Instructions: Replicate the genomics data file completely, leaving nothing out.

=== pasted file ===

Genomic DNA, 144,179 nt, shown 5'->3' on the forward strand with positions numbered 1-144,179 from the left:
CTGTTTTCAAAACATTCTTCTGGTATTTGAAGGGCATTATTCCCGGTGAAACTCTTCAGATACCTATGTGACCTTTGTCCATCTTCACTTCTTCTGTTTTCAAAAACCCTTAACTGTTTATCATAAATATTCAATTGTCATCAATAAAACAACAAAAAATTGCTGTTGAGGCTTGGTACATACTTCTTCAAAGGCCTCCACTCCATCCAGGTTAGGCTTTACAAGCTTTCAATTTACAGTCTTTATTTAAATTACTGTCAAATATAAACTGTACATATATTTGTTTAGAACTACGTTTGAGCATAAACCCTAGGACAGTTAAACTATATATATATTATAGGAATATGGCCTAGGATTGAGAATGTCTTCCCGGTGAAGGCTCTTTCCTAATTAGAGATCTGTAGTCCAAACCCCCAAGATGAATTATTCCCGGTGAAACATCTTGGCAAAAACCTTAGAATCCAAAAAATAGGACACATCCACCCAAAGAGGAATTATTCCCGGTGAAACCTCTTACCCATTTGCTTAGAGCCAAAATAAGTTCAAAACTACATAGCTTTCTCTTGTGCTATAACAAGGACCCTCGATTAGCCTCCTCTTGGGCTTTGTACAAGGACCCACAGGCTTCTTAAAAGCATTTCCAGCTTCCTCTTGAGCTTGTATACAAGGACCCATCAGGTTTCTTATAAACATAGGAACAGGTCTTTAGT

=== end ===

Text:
Genomic DNA, 144,179 nt, shown 5'->3' on the forward strand with positions numbered 1-144,179 from the left:
CTGTTTTCAAAACATTCTTCTGGTATTTGAAGGGCATTATTCCCGGTGAAACTCTTCAGATACCTATGTGACCTTTGTCCATCTTCACTTCTTCTGTTTTCAAAAACCCTTAACTGTTTATCATAAATATTCAATTGTCATCAATAAAACAACAAAAAATTGCTGTTGAGGCTTGGTACATACTTCTTCAAAGGCCTCCACTCCATCCAGGTTAGGCTTTACAAGCTTTCAATTTACAGTCTTTATTTAAATTACTGTCAAATATAAACTGTACATATATTTGTTTAGAACTACGTTTGAGCATAAACCCTAGGACAGTTAAACTATATATATATTATAGGAATATGGCCTAGGATTGAGAATGTCTTCCCGGTGAAGGCTCTTTCCTAATTAGAGATCTGTAGTCCAAACCCCCAAGATGAATTATTCCCGGTGAAACATCTTGGCAAAAACCTTAGAATCCAAAAAATAGGACACATCCACCCAAAGAGGAATTATTCCCGGTGAAACCTCTTACCCATTTGCTTAGAGCCAAAATAAGTTCAAAACTACATAGCTTTCTCTTGTGCTATAACAAGGACCCTCGATTAGCCTCCTCTTGGGCTTTGTACAAGGACCCACAGGCTTCTTAAAAGCATTTCCAGCTTCCTCTTGAGCTTGTATACAAGGACCCATCAGGTTTCTTATAAACATAGGAACAGGTCTTTAGT